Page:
Mavis Gallant in Granta:
I have never read or heard about anything to do with the writing of fiction that fits, exactly, my own experience, and I now believe it must be difficult. If fiction grows out of the layers of time, memory, imagination and invention, it ought to be possible to dig into the foundation and analyze each element, down to the bedrock. But the truth is that it resists analysis, all but the most shallow and humdrum, and cannot be tested or measured or, really, classified and contained.
Once, it must have been at about 1992, when I happened to be working all day, every day, on a story set in the Paris of 1953, I was stunned and bewildered to step outside and discover the shape of the cars, the casual clothing and clean facades of the 1990s. This shock – a true shock, for it brought me to a standstill – lasted no more than a couple of seconds. Had it gone on I might have believed that part of my mind had been severed and sent adrift. As it was, I accepted it as a fragment of the power of memory to influence time.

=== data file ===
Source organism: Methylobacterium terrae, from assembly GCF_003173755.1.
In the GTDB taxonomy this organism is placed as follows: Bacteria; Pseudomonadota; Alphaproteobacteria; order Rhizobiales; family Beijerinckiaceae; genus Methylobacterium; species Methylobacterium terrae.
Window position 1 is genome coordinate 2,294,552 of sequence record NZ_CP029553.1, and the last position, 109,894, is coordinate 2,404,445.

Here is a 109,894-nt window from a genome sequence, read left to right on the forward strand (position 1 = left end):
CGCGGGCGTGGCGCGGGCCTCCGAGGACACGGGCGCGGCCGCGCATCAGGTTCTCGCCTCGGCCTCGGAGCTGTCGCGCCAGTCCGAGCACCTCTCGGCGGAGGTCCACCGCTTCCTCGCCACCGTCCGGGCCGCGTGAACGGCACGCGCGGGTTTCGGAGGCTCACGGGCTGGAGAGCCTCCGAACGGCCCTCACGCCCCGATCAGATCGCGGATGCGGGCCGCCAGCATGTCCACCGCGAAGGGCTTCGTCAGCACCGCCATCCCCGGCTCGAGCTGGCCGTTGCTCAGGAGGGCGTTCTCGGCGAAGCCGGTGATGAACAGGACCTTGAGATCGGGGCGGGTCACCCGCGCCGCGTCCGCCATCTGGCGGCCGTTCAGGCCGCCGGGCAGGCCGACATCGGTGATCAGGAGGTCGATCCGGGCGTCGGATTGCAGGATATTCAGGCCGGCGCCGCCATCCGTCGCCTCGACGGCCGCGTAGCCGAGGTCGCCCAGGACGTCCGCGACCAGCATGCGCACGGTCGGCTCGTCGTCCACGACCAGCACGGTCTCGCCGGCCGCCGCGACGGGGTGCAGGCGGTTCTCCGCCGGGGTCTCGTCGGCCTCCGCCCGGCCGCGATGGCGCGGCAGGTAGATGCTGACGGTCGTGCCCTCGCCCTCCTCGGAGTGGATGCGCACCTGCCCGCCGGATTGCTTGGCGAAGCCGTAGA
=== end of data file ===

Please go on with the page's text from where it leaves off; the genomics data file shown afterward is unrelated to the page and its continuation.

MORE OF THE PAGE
I had by then lived in Paris for ten years, on and off, and on this street for thirty more. If I had suddenly been shown a picture of any Paris street, as I had first known them, I would most probably have remarked on the buildings, black with decades of soot and grime, and recalled from a long distance how they had darkened those early Paris winters. It would not have altered the living city, contained in some bubble of memory, ready to come back into life as fiction.